your Eyes the perfect Law of Li berty, which our Blefied Saviour and his Apostles have left us as the Infallible Rule of a perfectly Christian Life. And
easie performance I shall now briefly represent to you a Scheme and Platform of Virtue, agreea. ble to those Precepts which are scatter'd up and down in the Holy Scriptures, as a very fit and proper Undertaking, to come at the close of this whole Subject
I begin with that which is the source and Principle of our Actions, whether they be good or evil, the inner Man. Keep thy Heart with all diligence ; for out of it are the flues of Life, Prov.4. 25. As a good Man out of the good Treafure of the Heart, bringeth forth good
things, fo an evil M12 ont of the evil TreaSure bringeth forth evil things, Matth. 12. 35. For out of the Heart proceed evil Designs, Murders, Adulteries, Fornications, Thafts, false Witness, Blasphemies, Mat 55. 19. It is a good thing therefore, that (principally in this sense) the Heart be established with Grace, Heb. 13 9. Blefed are the pure in Heart, for they shall see God, Matth.
8. THE good things which come out of this hidden Treasure are usually divided into three general kinds, as St. Paul hath reckoned them, Tit. 2. 12. Sobriety, Righteoufness, and Godliness : Under which three Heads are comprehendet alle our felves, and to our Neighbours, and to God himself. According to "which Division, I shall proced:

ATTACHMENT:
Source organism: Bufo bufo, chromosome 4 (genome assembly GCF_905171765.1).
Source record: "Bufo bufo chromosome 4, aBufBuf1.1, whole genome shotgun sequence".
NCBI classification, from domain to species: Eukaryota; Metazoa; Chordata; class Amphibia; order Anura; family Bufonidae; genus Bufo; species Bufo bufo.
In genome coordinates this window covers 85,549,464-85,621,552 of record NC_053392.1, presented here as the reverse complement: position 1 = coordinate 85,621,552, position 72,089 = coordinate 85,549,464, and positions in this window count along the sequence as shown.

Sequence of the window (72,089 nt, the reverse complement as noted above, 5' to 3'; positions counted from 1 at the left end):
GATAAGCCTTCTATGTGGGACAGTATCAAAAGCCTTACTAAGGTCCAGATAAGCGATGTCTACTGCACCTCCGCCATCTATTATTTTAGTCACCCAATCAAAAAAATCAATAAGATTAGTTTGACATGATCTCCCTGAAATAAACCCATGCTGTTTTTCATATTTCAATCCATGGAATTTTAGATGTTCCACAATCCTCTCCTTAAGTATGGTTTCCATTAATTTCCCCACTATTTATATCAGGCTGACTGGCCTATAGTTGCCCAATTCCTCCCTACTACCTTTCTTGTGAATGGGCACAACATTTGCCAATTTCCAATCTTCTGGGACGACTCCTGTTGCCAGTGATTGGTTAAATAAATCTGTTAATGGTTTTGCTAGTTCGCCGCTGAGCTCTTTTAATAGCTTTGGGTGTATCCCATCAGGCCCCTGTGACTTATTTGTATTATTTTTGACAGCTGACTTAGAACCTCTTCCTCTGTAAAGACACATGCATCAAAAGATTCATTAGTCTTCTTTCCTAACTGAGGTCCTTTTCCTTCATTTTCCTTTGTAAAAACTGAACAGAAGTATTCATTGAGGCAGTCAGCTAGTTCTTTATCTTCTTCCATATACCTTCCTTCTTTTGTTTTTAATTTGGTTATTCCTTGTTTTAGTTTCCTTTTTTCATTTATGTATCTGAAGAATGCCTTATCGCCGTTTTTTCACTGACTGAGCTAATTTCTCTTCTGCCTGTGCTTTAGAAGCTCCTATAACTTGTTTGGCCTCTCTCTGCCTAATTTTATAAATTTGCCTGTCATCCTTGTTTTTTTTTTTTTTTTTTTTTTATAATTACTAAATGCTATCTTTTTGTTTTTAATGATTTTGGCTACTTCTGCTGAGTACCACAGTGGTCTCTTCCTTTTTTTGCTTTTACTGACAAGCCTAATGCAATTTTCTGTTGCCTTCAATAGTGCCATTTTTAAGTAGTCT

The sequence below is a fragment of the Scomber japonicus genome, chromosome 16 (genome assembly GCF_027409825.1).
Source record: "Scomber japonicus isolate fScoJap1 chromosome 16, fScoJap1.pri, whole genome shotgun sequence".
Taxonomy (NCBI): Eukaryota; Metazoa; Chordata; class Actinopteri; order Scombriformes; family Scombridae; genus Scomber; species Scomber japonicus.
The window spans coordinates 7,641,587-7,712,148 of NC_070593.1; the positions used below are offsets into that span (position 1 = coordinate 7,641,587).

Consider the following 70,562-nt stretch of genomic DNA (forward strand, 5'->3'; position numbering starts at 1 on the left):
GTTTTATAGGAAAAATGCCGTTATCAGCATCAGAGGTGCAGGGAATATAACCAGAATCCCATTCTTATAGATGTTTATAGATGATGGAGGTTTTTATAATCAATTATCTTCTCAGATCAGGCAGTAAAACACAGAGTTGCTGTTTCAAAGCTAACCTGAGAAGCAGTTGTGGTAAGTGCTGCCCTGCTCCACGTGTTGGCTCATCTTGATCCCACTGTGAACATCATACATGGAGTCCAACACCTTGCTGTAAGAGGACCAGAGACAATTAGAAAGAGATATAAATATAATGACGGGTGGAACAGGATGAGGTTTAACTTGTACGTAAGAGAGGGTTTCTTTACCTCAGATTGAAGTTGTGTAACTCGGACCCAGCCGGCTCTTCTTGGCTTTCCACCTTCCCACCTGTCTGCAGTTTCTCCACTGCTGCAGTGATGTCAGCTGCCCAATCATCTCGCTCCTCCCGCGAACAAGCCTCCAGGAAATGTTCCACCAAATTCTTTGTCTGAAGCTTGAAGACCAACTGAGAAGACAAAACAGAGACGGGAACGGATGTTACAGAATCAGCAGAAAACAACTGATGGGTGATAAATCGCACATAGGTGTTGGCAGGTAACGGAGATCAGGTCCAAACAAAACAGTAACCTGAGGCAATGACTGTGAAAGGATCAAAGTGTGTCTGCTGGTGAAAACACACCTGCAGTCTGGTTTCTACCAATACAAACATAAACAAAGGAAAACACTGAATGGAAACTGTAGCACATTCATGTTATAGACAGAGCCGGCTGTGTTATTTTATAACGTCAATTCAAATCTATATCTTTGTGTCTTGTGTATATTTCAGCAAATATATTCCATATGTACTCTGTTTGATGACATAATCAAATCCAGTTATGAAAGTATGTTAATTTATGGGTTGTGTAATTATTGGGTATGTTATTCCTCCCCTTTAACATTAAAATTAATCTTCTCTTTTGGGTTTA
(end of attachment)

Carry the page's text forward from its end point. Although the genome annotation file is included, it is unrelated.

FIRST, to lay before you those Vira tues which more immediately relate to yourselves in a separate and Personal cipacicy, as I find them proposed in the Holy Scriptures.
LEAR V of Christ in the very first place, to be lowly in Heart, Mat. 11. 29. God hath respect unto the lowly, Pf. 138. 6. He giveth Grace unto the lowly, Prov. 3. 34. Be ye therefore cloathed with Hu. mility, 1 Pet. 5.5. Let this mind be in
you, which was also in Christ Jesus; who being in the form of God, thought it no Robbery to be equal with God, but made himself of no Reputation, and took upon him the form of a Servant, and, was made in the likeness of Men; and being found in Fashion as a Man, be bumbled bimself and became Obedient unto Death, even the death of the Cross, Phil. 2: 5, 6, 7, 8.' That no one of you be puffed up, 1 Cor.4.6. That ye be not high minded, but fear, Rom. '11.
That ye mind. 'not high things, but condescend to Men of low Eftate, Rom. 12. 16.
That ye think not of your felves more highly than ye ought to think, but think soberly, according as God hath dealt to every Man the Measure of Faith, Rom. 12. 3. And that ye trust not in uncertain Riches, but in the living God, who giveth us richly all things to enjoy, 1 Tim 6.17
NEXT. of Kin to this Virtue of Hu mility is that of Meekness; such a Beauty of the Mind, that it is called the Ornament of a meek and a quiet Spirit, which even in the fight of God is of great Price, i Pet: 3.4. To recommend it unto us, God requires us to be as he himself is) flow to wrath, Jam. L. 19. To cease from Anger, PJ. 37. 8. Not to be angry without a cause, Mat. 5. 22. Nor to be angry in such a measure as to Sin; or to